Welcome to the big time.
Already a marquee name in boxing circles it is clear from Monday’s packed press conference that Tyson Fury’s triumph over Wladimir Klitschko on Saturday has now catapulted him towards crossover superstardom.
Traffic problems around Manchester meant the media were made to wait for the man of the moment, Fury arriving at Bolton’s Macron Stadium an hour later than scheduled having not yet returned to his Hest Bank home.
The unbeaten 27-year-old, who outboxed Klitschko to take victory on all three judges’ cards, could easily have chartered a private plane back from Dusseldorf as many of his peers would have done.
Instead, he had joined pregnant wife Paris in driving and taking a ferry back to the North West via Rotterdam and Hull.
It was one example, the new heavyweight ruler says, of how the money and fame that comes with lifting one of the richest prizes in sport won’t change who he is – one of the most colourful, controversial and outspoken figures in sport.
“It’s not going to change me,” Fury insisted.
“I am what I am. Money, fame and glory doesn’t change a man unless he wants it to.
“That’s a fake person in my opinion. Anyone who can be changed by a few quid or some achievements is not a realist, they were unhappy with the person they used to be and they needed a few more things in life to make them a happier person.
“Alright, I’ve won four or five belts whatever they are, I’m the number one ranked heavyweight in the world and I’ve done a massive shock and all that but it is what it is.
“I’m a boxer. I was before I started and I’m still a boxer now.
“I don’t feel any different today than I did yesterday, the day before, the day before that and the day before that.
“I’m still Tyson Fury and I’m still going to go home in an old Land Rover and go home and get to bed.”
While Fury may insist we won’t see a man overtaken by his new-found wealth and notoriety things are certainly going to change around him whether he likes it or not.
Mobbed as he entered The Whites Hotel attached to the home of Bolton Wanderers he then had media queueing for more than hour to grab five minutes with a man who was to be nominated for the BBC’s Sports Personality of the Year later that day.
Relishing the big stage as he had done against Klitschko the quotable lines leapt from his lips at every turn.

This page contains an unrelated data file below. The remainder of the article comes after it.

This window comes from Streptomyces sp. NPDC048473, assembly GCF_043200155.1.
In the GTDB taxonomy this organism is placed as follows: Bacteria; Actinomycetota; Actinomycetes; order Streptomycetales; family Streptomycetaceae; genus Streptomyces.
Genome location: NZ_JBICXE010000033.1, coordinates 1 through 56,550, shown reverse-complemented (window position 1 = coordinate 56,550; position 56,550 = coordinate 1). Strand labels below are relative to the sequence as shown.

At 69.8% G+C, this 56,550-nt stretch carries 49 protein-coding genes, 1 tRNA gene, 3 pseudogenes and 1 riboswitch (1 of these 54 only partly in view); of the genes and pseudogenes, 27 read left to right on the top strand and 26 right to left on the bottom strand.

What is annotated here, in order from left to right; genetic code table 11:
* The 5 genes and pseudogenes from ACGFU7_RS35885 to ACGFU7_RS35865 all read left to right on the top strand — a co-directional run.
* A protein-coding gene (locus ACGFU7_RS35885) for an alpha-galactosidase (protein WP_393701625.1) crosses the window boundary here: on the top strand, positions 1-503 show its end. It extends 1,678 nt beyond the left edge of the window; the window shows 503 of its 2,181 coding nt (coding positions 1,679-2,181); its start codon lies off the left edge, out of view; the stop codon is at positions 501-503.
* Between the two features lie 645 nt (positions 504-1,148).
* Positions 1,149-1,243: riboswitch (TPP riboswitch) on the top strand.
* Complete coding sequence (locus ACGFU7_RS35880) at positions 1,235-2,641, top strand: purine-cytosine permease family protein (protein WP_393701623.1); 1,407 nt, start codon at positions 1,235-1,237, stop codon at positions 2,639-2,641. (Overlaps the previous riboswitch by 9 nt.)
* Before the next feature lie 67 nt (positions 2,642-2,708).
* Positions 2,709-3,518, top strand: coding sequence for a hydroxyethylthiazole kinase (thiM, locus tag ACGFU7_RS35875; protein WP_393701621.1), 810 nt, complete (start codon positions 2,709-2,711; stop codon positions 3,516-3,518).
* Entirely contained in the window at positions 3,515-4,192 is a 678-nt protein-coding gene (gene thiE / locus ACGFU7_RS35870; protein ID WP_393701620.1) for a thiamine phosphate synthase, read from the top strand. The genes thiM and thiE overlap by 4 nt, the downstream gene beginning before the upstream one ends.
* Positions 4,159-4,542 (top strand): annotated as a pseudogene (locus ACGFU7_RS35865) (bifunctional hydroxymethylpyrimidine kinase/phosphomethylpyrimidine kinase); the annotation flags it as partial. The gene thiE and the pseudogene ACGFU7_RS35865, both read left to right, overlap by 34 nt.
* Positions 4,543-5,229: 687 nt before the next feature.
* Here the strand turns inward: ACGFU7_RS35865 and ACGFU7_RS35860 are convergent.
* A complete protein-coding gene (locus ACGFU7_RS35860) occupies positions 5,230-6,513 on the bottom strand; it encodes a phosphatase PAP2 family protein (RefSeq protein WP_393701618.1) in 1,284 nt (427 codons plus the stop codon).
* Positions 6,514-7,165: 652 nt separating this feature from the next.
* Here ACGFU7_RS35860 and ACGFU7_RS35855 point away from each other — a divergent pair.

“I outboxed him in his home town,” Fury explained.
“I feel like a mongoose going into a cobra’s nest and snatching them all out of there.
“That’s what I’ve done. We snuck in there like mongooses, got the cobra’s egg and left.
“Peter (Fury, trainer) took them all home with him just like I promised. Didn’t you Pete?”
The mongoose analogy drew plenty of laughs but while also regularly speaking with a smile, Fury is never far from the controversial.
The run up to the clash was beset by problems for Team Fury, issues with gloves and the ring canvas amongst other things threatening to derail the big Brit’s hopes.
He pulled no punches addressing what happened, even revealing he feared being drugged.
“These people are very good at cheating,” said Fury.
“They tried it with the gloves and they even gave me the wrong gloves in the end as well.
“Then they put six-inch thick of memory foam all over the ring, Peter sussed that out in about two seconds and there were big arguments and the fight was nearly off.
“They had to sort that out and then he had to redo his hand wraps because none of us were in the changing room.
“At the weigh in they said I was 17st8 when I was 18st4. He had platforms in his boots too, all psychological things.
“If you look at the weigh in he was the same size as me but he’s 6’5 and I’m 6’9. There’s a massive gap and we saw that in the ring on the night.
“There was all these things that they thought might affect me but not one of them did.
“I had good information off good sources not to touch anything in the dressing room because they might drug you.
“Someone tried to pass me water from all sorts but unless it was sealed and contained from my own baggage I wouldn’t have it.
“I went home dehydrated because I was so frightened of being drug tested and failing the drug test.
“You can’t be too careful can you? Prevention is better than cure I say.”
Many are questioning whether Fury should consider toning down his antics of the past.
The Morecambe giant has never been far from offending, his comments amount homophobia in the run up the fight causing a particular stir.
Fury was unmoved though insisting that the biggest victory of his life shouldn’t force him to change who he is.
“If people don’t like it they can change the channel, that’s all I’ve got to say,” he said.
“I will be dictated to by nobody.
“I’m the man and if anyone can prove me wrong then their chance is inside a boxing ring.
“You don’t like it? Change the station. You’ don’t like it? Don’t take photos. You don’t like it? Don’t print it in your newspaper.
“Do I care? Not really.”
Sporting figures of Fury’s stature are role models though, whether they chose to be or not.
The former British and Commonwealth champion, although unconventional, believes he can be someone to look up to.
“It depends what type of role model you are after,” said Fury.
“If you’re after a yes man them I ain’t that person.
“If you’re after a real person who wants to educate people on how the world really is then I’m that person.
“If you’re looking up to a realist or a cartoon character then I’m sure a realist is going to help you more in life.”
He does however believe the influence he can have over people is being overplayed.
“Are you saying that if I say something’s purple and it’s really green it’s purple?” Fury said with a smirk.
“Who’s going to argue with me? I’m the undisputed heavyweight champion of the world.”
The final statement certainly isn’t up for debate.
And if Monday’s mass media gathering is anything to go by, Fury snatching those belts in Germany on Saturday night has set up an eventful period in heavyweight history.